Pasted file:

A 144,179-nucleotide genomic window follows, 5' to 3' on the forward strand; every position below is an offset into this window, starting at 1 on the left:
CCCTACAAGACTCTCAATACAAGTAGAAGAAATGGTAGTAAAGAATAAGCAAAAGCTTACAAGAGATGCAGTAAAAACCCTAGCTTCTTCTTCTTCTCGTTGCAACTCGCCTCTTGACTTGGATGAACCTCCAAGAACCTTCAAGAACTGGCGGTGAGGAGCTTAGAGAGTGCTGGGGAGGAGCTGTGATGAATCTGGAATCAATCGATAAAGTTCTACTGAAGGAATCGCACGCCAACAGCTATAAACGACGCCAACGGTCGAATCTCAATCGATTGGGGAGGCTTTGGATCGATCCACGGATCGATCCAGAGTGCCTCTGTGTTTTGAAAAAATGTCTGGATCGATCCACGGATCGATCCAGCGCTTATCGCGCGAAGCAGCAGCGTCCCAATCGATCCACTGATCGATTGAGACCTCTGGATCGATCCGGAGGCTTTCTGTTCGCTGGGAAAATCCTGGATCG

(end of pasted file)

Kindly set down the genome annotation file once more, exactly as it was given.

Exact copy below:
A 144,179-nucleotide genomic window follows, 5' to 3' on the forward strand; every position below is an offset into this window, starting at 1 on the left:
CCCTACAAGACTCTCAATACAAGTAGAAGAAATGGTAGTAAAGAATAAGCAAAAGCTTACAAGAGATGCAGTAAAAACCCTAGCTTCTTCTTCTTCTCGTTGCAACTCGCCTCTTGACTTGGATGAACCTCCAAGAACCTTCAAGAACTGGCGGTGAGGAGCTTAGAGAGTGCTGGGGAGGAGCTGTGATGAATCTGGAATCAATCGATAAAGTTCTACTGAAGGAATCGCACGCCAACAGCTATAAACGACGCCAACGGTCGAATCTCAATCGATTGGGGAGGCTTTGGATCGATCCACGGATCGATCCAGAGTGCCTCTGTGTTTTGAAAAAATGTCTGGATCGATCCACGGATCGATCCAGCGCTTATCGCGCGAAGCAGCAGCGTCCCAATCGATCCACTGATCGATTGAGACCTCTGGATCGATCCGGAGGCTTTCTGTTCGCTGGGAAAATCCTGGATCG